It is the work of C W Clennel sometime in the 1850s.
But there is more.
And for that I am indebted to Alan who quick as a flash, added that
"Haha, I beg to differ Andrew, there is much to say, for instance the first mention of the bridge over the river Irwell was in the Lancashire Inquisitions of 1226.
In 1368 Thomas Bothe a wealthy Yeoman of Barton on Irwell bequeathed £30 in his will to the Bridge on which he had previously built a chapel.where prayers were to be said for the soul of the founder.In 1505, the Chapel was converted to a prison.
On September 25th 1642 was the Battle of Salford Bridge between the Parliamentary forces and the Royalists.
On July 1776 the bridge was widened by taking down the Dungeon and extending its piers and arches.
On July 2nd 1838 the first stone on the Salford side of Victoria Bridge was laid by Mr Elkanah Armitage, the Borough Reeve of Salford and on July the 2nd the first stone on the Salford side was laid by Mr J Brown, Borough Reeve of Manchester.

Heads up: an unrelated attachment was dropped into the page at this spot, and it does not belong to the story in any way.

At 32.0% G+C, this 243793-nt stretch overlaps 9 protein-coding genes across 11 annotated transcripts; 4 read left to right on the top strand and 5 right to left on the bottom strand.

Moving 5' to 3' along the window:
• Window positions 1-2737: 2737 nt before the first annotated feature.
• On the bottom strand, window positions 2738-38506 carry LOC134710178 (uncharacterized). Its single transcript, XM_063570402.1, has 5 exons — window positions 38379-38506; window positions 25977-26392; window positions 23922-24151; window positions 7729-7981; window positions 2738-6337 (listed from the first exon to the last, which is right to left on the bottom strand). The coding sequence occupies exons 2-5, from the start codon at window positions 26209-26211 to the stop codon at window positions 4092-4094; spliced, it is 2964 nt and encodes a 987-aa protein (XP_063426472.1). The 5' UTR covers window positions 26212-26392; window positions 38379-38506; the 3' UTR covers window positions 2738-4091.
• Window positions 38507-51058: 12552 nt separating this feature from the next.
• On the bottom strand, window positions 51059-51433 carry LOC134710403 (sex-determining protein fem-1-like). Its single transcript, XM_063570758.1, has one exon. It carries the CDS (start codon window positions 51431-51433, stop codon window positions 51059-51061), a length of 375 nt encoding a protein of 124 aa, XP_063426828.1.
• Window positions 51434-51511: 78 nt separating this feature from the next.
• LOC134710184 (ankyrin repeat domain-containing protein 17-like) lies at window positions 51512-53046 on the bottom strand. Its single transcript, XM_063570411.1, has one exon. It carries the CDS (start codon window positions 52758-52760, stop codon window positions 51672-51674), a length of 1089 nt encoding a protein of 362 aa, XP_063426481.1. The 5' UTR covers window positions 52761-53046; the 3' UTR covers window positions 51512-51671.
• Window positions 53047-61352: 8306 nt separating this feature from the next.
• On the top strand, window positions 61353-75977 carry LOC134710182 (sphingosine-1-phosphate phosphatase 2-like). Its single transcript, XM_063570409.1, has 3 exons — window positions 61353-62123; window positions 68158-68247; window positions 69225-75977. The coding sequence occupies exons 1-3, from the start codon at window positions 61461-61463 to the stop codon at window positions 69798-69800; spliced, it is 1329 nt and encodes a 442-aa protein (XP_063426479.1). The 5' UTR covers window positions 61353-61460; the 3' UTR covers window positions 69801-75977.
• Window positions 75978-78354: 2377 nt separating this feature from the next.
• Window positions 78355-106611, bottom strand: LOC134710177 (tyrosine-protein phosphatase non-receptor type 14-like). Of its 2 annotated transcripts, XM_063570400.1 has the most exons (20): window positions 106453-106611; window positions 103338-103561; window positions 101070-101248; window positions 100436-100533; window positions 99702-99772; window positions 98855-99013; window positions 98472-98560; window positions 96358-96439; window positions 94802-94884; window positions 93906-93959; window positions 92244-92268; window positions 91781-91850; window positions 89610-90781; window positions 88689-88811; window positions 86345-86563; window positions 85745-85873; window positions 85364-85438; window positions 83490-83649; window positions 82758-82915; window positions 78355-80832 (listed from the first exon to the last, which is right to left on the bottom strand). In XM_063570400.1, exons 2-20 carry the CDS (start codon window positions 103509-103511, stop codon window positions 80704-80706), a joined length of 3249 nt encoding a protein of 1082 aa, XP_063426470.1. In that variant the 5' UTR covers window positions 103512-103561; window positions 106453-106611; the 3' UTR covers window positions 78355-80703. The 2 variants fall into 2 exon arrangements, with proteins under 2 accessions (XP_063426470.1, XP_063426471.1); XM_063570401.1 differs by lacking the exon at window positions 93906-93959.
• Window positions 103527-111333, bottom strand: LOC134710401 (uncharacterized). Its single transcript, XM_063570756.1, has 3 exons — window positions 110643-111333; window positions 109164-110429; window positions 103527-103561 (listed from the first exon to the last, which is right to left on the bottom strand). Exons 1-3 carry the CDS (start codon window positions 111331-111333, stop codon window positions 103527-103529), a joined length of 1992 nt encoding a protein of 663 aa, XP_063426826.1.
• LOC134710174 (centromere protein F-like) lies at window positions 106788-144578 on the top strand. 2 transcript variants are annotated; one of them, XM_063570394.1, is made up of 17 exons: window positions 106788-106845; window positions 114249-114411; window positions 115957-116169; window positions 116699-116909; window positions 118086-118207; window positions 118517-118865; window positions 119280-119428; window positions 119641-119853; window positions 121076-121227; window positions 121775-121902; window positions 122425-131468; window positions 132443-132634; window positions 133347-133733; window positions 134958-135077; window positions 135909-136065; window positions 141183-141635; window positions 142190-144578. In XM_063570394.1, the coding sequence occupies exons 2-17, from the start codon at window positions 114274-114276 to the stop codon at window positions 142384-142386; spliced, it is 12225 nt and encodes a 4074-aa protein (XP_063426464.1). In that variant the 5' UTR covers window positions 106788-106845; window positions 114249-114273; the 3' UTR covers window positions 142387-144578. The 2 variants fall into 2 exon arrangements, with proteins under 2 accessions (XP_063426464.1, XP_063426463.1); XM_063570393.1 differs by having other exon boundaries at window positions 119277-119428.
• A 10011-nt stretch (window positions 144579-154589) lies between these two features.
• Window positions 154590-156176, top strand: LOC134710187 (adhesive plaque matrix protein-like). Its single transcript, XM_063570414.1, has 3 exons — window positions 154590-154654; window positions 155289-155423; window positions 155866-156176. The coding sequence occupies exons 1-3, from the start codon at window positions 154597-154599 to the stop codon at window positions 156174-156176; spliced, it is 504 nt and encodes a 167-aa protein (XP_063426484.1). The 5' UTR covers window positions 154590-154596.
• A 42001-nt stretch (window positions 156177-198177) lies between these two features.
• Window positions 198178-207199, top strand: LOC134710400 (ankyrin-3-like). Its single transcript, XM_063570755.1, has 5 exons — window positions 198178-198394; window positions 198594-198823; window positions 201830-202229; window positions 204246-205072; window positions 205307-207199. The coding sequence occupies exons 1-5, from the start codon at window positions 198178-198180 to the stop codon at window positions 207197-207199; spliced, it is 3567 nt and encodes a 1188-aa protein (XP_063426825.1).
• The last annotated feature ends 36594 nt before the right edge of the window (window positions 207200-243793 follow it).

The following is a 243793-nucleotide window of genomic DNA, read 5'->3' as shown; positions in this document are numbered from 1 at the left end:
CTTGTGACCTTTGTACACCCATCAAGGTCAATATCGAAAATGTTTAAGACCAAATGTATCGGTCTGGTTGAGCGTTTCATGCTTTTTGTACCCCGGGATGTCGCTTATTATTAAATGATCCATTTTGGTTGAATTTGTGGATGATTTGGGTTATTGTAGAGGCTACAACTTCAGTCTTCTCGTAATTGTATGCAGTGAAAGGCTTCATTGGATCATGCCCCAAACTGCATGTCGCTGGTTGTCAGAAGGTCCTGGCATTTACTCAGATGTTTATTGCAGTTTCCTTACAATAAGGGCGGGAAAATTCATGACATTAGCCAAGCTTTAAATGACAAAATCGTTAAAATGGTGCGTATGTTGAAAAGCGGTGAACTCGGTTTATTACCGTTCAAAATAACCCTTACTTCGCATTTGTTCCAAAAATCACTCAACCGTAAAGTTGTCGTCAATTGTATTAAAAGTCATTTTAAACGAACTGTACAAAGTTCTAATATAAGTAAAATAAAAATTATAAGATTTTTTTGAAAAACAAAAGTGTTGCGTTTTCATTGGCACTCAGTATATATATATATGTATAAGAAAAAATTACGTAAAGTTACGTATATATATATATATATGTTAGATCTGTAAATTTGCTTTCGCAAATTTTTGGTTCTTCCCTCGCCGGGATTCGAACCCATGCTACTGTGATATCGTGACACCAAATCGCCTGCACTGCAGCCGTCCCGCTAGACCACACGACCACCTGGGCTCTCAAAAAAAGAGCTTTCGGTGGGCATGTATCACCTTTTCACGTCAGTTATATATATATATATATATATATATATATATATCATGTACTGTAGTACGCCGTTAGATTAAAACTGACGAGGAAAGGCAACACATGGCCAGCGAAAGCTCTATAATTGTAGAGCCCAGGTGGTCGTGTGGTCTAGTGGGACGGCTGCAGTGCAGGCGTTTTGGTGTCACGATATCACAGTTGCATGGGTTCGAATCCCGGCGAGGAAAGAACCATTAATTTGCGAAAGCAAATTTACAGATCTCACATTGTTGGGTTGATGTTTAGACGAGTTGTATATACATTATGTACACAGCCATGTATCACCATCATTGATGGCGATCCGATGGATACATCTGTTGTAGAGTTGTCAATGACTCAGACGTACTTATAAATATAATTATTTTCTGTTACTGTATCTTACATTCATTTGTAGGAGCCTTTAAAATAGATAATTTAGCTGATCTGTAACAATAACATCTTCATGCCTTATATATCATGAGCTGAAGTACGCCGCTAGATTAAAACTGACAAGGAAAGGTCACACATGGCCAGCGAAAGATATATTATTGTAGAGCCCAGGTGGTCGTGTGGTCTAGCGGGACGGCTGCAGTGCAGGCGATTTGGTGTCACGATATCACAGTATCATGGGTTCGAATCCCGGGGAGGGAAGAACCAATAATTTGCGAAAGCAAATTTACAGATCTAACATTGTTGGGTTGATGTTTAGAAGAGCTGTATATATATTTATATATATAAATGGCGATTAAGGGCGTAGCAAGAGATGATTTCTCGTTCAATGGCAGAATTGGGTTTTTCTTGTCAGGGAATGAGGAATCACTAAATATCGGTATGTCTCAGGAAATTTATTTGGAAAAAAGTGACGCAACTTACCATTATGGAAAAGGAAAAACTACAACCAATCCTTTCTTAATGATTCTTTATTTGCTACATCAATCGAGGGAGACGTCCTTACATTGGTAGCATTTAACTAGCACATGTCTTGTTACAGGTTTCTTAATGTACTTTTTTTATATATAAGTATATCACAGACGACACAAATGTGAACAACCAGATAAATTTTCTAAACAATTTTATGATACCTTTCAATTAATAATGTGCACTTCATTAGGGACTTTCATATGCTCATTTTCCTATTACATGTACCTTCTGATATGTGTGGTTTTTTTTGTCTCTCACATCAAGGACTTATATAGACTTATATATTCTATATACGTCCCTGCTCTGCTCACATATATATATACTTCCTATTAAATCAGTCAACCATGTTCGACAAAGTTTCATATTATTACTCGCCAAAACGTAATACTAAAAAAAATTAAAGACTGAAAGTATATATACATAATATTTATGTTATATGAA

On October 16th, the central arches were washed away.
On January 7th 1839 the arches of Victoria bridge were once again destroyed in a Gale. There were to be many more great floods, but the bridge appears to have escaped further damage, here ends my little hisory of Victoria Bridge...... "
And I think pretty much does justice to the old bridge. Thank you Alan
Picture, Victoria Bridge, C W Clennell, m77145 courtesy of Manchester Libraries, Information and Archives, Manchester City Council, http://images.manchester.gov.uk/index.php?session=pass